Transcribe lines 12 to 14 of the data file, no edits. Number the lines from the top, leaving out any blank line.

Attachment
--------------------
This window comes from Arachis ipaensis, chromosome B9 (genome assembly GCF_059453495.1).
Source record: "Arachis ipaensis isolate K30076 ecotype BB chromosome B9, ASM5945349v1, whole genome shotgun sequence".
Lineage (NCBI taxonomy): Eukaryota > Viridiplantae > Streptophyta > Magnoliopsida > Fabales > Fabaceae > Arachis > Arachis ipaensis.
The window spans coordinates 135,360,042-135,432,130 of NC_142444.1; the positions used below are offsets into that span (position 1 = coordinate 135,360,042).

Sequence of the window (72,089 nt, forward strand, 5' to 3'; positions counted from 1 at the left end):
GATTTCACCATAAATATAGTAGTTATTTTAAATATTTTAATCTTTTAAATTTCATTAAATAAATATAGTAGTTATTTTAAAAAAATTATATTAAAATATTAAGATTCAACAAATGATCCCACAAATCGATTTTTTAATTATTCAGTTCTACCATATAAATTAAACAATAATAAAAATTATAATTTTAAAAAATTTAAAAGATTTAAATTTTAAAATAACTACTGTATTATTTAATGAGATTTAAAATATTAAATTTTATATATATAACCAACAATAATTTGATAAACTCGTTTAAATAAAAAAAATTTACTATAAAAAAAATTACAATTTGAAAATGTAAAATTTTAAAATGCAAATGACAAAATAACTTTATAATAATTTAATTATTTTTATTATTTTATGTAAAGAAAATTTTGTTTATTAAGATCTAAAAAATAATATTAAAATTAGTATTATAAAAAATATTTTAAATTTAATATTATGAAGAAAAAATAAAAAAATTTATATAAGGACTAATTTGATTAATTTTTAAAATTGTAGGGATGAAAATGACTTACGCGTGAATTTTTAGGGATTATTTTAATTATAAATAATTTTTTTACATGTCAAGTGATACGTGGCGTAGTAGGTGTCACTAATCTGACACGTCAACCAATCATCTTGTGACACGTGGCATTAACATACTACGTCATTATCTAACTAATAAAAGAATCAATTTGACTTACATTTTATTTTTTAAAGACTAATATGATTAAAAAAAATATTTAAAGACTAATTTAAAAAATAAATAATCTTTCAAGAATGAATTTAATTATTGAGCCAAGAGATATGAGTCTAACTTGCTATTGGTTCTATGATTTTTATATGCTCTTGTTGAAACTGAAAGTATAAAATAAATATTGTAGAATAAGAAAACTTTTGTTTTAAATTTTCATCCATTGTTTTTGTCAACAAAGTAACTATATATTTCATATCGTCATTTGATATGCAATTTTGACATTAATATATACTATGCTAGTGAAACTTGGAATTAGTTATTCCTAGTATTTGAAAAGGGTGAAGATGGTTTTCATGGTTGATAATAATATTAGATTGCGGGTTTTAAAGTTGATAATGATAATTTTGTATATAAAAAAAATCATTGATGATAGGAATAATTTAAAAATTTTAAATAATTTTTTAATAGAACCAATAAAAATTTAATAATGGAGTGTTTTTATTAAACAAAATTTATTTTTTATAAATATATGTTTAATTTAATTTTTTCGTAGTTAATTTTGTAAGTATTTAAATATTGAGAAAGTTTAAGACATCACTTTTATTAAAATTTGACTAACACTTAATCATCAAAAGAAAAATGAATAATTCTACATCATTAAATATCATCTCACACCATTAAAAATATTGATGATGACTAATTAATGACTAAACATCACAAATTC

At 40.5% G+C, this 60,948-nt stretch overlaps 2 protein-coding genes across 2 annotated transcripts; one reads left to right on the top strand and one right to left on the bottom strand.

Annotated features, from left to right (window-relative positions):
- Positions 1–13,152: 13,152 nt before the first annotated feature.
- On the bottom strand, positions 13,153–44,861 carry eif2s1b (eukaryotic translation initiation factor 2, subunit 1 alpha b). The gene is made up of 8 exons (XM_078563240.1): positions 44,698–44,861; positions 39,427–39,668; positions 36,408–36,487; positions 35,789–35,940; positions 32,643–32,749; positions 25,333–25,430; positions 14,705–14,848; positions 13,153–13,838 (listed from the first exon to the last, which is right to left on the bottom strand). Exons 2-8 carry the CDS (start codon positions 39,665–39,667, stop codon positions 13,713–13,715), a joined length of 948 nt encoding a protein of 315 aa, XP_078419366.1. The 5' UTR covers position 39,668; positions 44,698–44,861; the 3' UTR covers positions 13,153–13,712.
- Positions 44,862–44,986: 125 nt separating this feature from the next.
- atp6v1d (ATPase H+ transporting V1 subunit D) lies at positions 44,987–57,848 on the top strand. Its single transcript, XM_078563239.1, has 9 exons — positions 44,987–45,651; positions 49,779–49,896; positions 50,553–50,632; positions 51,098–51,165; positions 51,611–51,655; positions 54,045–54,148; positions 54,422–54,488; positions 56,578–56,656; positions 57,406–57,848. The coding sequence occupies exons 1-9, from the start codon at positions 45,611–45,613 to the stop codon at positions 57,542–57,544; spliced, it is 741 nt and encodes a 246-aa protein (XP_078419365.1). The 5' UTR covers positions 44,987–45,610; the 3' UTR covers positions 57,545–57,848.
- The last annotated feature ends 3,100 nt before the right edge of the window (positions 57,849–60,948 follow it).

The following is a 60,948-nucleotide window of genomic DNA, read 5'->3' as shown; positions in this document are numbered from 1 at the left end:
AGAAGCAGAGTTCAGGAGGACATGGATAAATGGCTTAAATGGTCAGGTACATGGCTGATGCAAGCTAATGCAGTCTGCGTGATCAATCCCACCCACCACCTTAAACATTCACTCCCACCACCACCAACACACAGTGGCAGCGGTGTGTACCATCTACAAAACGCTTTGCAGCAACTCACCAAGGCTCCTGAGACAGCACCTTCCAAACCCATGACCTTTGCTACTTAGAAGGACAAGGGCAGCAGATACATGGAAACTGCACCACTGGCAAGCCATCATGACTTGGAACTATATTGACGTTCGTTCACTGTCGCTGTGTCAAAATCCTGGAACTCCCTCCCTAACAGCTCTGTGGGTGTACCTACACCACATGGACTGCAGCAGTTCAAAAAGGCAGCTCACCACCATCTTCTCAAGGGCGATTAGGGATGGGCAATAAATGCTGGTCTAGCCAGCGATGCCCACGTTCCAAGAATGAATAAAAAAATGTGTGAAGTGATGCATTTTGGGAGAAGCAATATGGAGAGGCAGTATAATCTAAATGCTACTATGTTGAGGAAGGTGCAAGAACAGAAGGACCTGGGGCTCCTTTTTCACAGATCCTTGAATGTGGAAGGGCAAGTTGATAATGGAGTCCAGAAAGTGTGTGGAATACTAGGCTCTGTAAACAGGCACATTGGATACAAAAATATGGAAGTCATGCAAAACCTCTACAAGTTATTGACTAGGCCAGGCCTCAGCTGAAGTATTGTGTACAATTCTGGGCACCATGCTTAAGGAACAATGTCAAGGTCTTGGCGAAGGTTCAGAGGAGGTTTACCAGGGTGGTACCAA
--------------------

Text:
- atp6v1d (ATPase H+ transporting V1 subunit D) lies at positions 44,987–57,848 on the top strand. Its single transcript, XM_078563239.1, has 9 exons — positions 44,987–45,651; positions 49,779–49,896; positions 50,553–50,632; positions 51,098–51,165; positions 51,611–51,655; positions 54,045–54,148; positions 54,422–54,488; positions 56,578–56,656; positions 57,406–57,848. The coding sequence occupies exons 1-9, from the start codon at positions 45,611–45,613 to the stop codon at positions 57,542–57,544; spliced, it is 741 nt and encodes a 246-aa protein (XP_078419365.1). The 5' UTR covers positions 44,987–45,610; the 3' UTR covers positions 57,545–57,848.
- The last annotated feature ends 3,100 nt before the right edge of the window (positions 57,849–60,948 follow it).

The following is a 60,948-nucleotide window of genomic DNA, read 5'->3' as shown; positions in this document are numbered from 1 at the left end: